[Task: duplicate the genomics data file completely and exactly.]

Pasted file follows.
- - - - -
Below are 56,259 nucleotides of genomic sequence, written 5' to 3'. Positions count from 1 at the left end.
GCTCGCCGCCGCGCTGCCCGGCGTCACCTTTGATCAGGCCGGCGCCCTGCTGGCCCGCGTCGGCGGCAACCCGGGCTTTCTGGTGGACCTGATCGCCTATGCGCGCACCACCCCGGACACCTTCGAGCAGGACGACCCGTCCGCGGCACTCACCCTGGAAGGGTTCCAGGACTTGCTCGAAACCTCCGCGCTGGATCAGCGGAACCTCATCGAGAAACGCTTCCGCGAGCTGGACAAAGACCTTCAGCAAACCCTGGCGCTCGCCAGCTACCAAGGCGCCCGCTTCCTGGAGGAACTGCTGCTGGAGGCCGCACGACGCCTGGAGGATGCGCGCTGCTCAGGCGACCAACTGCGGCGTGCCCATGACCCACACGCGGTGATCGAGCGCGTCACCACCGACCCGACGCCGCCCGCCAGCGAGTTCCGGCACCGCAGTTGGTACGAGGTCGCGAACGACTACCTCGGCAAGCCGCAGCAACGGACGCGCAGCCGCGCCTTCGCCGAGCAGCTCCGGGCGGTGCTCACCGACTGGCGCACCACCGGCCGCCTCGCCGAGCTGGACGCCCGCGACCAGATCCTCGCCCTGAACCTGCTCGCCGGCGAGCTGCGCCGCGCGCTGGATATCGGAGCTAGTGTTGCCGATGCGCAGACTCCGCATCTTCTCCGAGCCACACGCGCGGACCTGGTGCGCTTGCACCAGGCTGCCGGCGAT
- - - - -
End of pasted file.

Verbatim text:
Below are 56,259 nucleotides of genomic sequence, written 5' to 3'. Positions count from 1 at the left end.
GCTCGCCGCCGCGCTGCCCGGCGTCACCTTTGATCAGGCCGGCGCCCTGCTGGCCCGCGTCGGCGGCAACCCGGGCTTTCTGGTGGACCTGATCGCCTATGCGCGCACCACCCCGGACACCTTCGAGCAGGACGACCCGTCCGCGGCACTCACCCTGGAAGGGTTCCAGGACTTGCTCGAAACCTCCGCGCTGGATCAGCGGAACCTCATCGAGAAACGCTTCCGCGAGCTGGACAAAGACCTTCAGCAAACCCTGGCGCTCGCCAGCTACCAAGGCGCCCGCTTCCTGGAGGAACTGCTGCTGGAGGCCGCACGACGCCTGGAGGATGCGCGCTGCTCAGGCGACCAACTGCGGCGTGCCCATGACCCACACGCGGTGATCGAGCGCGTCACCACCGACCCGACGCCGCCCGCCAGCGAGTTCCGGCACCGCAGTTGGTACGAGGTCGCGAACGACTACCTCGGCAAGCCGCAGCAACGGACGCGCAGCCGCGCCTTCGCCGAGCAGCTCCGGGCGGTGCTCACCGACTGGCGCACCACCGGCCGCCTCGCCGAGCTGGACGCCCGCGACCAGATCCTCGCCCTGAACCTGCTCGCCGGCGAGCTGCGCCGCGCGCTGGATATCGGAGCTAGTGTTGCCGATGCGCAGACTCCGCATCTTCTCCGAGCCACACGCGCGGACCTGGTGCGCTTGCACCAGGCTGCCGGCGAT